- TSA will put up advisories about MERS in airports
- Two cases have been confirmed in the U.S.
- At least 20 health care workers told to not come to work
- They can return to work after 14 days if medically cleared
Two health care workers went to the emergency room with flu-like symptoms after coming into contact with a patient confirmed to have Middle East Respiratory Syndrome, or MERS, officials said Tuesday.
The Florida patient represents the second confirmed case of MERS brought into the United States, the Centers for Disease Control and Prevention said Monday. MERS is a mysterious virus that can be fatal, and was first found in the Arabian Peninsula in 2012.
One health care worker in Orlando began showing symptoms 72 hours after exposure to the MERS patient but did not meet criteria for admission and was sent home, said Dr. Antonio Crespo, an infectious disease specialist at Dr. P. Phillips Hospital, where the MERS patient is being treated. The health care worker will be monitored and seems to be improving, Crespo said.
The other one, whose symptoms began 24 hours after exposure, was admitted to the same hospital, officials said Tuesday at a press conference.
"We're just waiting for the results from the testing that was done yesterday to decide about discharge," Crespo said.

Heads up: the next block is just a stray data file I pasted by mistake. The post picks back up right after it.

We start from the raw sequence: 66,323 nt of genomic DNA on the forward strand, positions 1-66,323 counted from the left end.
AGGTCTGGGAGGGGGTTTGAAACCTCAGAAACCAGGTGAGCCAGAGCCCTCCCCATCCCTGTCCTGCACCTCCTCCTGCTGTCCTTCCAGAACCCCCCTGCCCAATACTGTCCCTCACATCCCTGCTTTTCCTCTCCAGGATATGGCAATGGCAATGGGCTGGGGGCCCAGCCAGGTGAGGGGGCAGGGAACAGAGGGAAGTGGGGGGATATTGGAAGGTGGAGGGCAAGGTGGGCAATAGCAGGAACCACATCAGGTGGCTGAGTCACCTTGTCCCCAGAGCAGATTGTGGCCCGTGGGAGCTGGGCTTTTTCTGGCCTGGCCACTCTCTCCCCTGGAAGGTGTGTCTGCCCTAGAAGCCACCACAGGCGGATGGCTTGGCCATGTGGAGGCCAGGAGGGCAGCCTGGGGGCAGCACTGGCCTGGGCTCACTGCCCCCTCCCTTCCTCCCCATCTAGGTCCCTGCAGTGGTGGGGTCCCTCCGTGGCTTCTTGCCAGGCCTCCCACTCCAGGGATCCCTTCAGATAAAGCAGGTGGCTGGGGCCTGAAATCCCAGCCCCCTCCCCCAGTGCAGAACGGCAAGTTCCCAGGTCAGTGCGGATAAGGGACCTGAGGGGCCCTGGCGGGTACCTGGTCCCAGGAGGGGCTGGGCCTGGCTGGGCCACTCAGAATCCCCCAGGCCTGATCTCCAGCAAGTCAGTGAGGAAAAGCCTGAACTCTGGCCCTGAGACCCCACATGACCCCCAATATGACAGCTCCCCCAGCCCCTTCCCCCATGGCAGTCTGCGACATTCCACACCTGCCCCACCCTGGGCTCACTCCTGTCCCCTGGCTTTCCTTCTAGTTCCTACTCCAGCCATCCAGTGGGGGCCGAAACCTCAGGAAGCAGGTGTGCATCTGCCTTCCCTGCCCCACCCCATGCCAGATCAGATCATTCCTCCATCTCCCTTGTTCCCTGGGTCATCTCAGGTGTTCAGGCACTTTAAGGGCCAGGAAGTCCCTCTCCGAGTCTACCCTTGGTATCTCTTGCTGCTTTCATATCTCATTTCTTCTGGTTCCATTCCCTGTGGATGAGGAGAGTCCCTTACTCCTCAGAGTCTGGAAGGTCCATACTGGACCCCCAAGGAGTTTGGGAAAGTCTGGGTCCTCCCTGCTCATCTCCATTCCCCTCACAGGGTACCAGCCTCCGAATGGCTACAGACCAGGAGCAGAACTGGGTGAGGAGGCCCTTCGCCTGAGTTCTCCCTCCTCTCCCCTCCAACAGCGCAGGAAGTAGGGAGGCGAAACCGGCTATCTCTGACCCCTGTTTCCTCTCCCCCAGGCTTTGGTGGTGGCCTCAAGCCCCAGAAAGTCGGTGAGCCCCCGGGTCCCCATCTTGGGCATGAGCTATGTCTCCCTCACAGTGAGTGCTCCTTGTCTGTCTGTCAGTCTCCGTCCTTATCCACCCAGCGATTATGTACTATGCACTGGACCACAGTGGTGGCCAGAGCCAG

At-risk workers at home
The two health care workers are among 20 in the Orlando area who may have been exposed to the MERS patient, and they are being tested for the virus, officials said. They were all notified and told to stay home and not work for 14 days, Crespo said. They also should monitor their temperatures and check for possible symptoms such as a cough, sore throat and fever.
Five health team members who may be at risk have been identified at Orlando Regional Medical Center and 15 at Dr. P. Phillips Hospital, Crespo said.
They were all evaluated for signs and symptoms that would be consistent for MERS. Samples were sent to the state lab for testing, said Dr. Ken Michaels, medical director for occupational health at Orlando Health.
"I'm glad to report that I've spoken to most of these team members today. They all report that they're doing great," Michaels said.